): The long-term objective of this research project is to enhance our understanding of protein chemistry and biology. The proposed research is focused on ribonuclease A (RNase A), a small protein that efficiently catalyzes the cleavage of the P-0 bond of RNA. Classic work on RNase A has contributed much information to protein science. In the proposed research, this wealth of information is combined with modern ideas and methods to achieve six specific aims.
The specific aims of this research project are (1) Staudinger ligation-develop a powerful new method for creating semisynthetic proteins; (2) peptide bond isosteres-determine the contribution of a main-chain NH to catalysis; (3) nonnatural modules-determine the contribution to conformational stability of disulfide bond isosteres, a covalent mimic of a hydrogen bond, a metathesis crosslink, and (3) turn mimics; (4) hydroxyurea inhibitor-create a new type of ribonuclease inhibitor; (5) function in vivo-determine the true physiological role of pancreatic ribonuclease and the cytosolic ribonuclease inhibitor protein (which binds to pancreatic ribonuclease with high affinity) by creating and analyzing knockout mice; and (6) three-dimensional structures-determine at atomic resolution the structures of the most informative protein variants created herein.
Aims 1 - 3 use RNase A as a model system to test hypotheses of broad applicability. In particular, these aims use and extend new techniques that combine recombinant DNA technology with synthetic organic chemistry to create proteins containing nonnatural functionalities of great potential utility.
Aims 4 - 6 address the most meaningful issues on the function and structure of RNase A itself. The proposed experiments use methods and ideas from organic chemistry, biochemistry, biophysics, molecular biology, and molecular genetics to provide new insights into protein chemistry and biology, and could ultimately lead to novel proteins for biomedical analyses and therapies.
|Windsor, Ian W; Palte, Michael J; Lukesh 3rd, John C et al. (2018) Sub-picomolar Inhibition of HIV-1 Protease with a Boronic Acid. J Am Chem Soc 140:14015-14018|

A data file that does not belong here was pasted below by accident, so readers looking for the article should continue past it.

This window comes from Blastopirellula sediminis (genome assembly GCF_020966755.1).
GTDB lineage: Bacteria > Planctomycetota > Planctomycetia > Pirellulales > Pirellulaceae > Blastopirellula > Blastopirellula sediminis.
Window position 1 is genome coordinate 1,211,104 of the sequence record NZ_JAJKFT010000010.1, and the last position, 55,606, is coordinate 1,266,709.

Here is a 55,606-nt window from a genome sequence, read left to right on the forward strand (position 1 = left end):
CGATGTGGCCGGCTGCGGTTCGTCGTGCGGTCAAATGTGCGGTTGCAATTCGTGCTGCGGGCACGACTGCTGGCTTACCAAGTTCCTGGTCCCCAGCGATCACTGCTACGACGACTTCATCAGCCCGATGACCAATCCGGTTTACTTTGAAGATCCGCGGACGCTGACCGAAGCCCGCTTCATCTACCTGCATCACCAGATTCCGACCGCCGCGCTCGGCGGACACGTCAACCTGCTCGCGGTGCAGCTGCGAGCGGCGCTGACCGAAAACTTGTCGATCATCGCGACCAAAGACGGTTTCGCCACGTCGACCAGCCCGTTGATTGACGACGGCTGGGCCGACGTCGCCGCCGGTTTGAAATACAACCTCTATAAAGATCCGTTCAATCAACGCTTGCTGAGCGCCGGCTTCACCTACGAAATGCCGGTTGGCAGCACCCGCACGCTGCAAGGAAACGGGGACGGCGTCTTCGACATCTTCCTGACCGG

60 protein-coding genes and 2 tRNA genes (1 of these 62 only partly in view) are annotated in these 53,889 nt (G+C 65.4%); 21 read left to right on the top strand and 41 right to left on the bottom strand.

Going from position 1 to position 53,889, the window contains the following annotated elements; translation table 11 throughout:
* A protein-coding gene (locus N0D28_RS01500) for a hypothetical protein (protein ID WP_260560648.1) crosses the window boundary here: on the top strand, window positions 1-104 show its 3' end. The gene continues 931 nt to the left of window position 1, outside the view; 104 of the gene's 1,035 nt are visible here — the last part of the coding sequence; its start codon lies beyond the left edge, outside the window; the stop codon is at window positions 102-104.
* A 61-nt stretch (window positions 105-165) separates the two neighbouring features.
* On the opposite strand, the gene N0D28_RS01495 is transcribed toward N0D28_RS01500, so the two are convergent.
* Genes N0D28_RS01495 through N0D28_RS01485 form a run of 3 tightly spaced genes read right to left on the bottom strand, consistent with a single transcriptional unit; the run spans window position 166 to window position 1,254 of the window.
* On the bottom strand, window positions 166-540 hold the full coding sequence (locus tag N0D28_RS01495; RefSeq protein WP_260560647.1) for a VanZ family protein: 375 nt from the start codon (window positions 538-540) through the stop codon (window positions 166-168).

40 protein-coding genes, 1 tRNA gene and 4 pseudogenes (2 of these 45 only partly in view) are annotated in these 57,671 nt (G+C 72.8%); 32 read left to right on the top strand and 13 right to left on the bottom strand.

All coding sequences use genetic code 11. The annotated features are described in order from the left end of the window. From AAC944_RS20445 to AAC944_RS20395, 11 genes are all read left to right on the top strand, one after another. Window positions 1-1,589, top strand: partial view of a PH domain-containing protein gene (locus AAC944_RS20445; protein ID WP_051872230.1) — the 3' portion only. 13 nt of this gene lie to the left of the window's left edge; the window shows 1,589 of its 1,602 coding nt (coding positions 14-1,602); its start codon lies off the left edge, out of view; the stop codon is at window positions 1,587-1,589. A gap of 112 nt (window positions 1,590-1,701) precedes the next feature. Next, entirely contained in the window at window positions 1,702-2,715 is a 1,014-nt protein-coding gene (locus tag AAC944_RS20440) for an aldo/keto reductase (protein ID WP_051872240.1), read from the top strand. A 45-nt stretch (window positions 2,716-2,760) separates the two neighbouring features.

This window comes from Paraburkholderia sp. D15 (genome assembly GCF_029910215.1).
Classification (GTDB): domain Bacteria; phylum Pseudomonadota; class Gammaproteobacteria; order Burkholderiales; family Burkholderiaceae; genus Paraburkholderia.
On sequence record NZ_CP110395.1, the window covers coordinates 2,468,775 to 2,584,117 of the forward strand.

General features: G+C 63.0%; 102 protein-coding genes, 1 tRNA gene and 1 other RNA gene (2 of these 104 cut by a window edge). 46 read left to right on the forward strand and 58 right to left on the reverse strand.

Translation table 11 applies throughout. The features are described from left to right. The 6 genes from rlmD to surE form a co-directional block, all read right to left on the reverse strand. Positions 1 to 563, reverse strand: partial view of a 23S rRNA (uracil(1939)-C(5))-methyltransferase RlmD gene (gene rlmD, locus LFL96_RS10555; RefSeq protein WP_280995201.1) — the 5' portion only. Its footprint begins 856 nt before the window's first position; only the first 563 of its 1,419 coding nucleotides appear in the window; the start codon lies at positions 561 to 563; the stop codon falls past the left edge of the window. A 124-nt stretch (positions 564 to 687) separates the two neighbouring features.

|Chyan, Wen; Kilgore, Henry R; Raines, Ronald T (2018) Cytosolic Uptake of Large Monofunctionalized Dextrans. Bioconjug Chem 29:1942-1949|
|Chyan, Wen; Raines, Ronald T (2018) Enzyme-Activated Fluorogenic Probes for Live-Cell and in Vivo Imaging. ACS Chem Biol 13:1810-1823|
|Chyan, Wen; Kilgore, Henry R; Gold, Brian et al. (2017) Electronic and Steric Optimization of Fluorogenic Probes for Biomolecular Imaging. J Org Chem 82:4297-4304|
|Mix, Kalie A; Lomax, Jo E; Raines, Ronald T (2017) Cytosolic Delivery of Proteins by Bioreversible Esterification. J Am Chem Soc 139:14396-14398|
|Smith, Thomas P; Windsor, Ian W; Forest, Katrina T et al. (2017) Stilbene Boronic Acids Form a Covalent Bond with Human Transthyretin and Inhibit Its Aggregation. J Med Chem 60:7820-7834|
|Hoang, Trish T; Smith, Thomas P; Raines, Ronald T (2017) A Boronic Acid Conjugate of Angiogenin that Shows ROS-Responsive Neuroprotective Activity. Angew Chem Int Ed Engl 56:2619-2622|
|Burke, Eileen G; Gold, Brian; Hoang, Trish T et al. (2017) Fine-Tuning Strain and Electronic Activation of Strain-Promoted 1,3-Dipolar Cycloadditions with Endocyclic Sulfamates in SNO-OCTs. J Am Chem Soc 139:8029-8037|
|Newberry, Robert W; Raines, Ronald T (2016) A prevalent intraresidue hydrogen bond stabilizes proteins. Nat Chem Biol 12:1084-1088|
|Mix, Kalie A; Aronoff, Matthew R; Raines, Ronald T (2016) Diazo Compounds: Versatile Tools for Chemical Biology. ACS Chem Biol 11:3233-3244|
Showing the most recent 10 out of 134 publications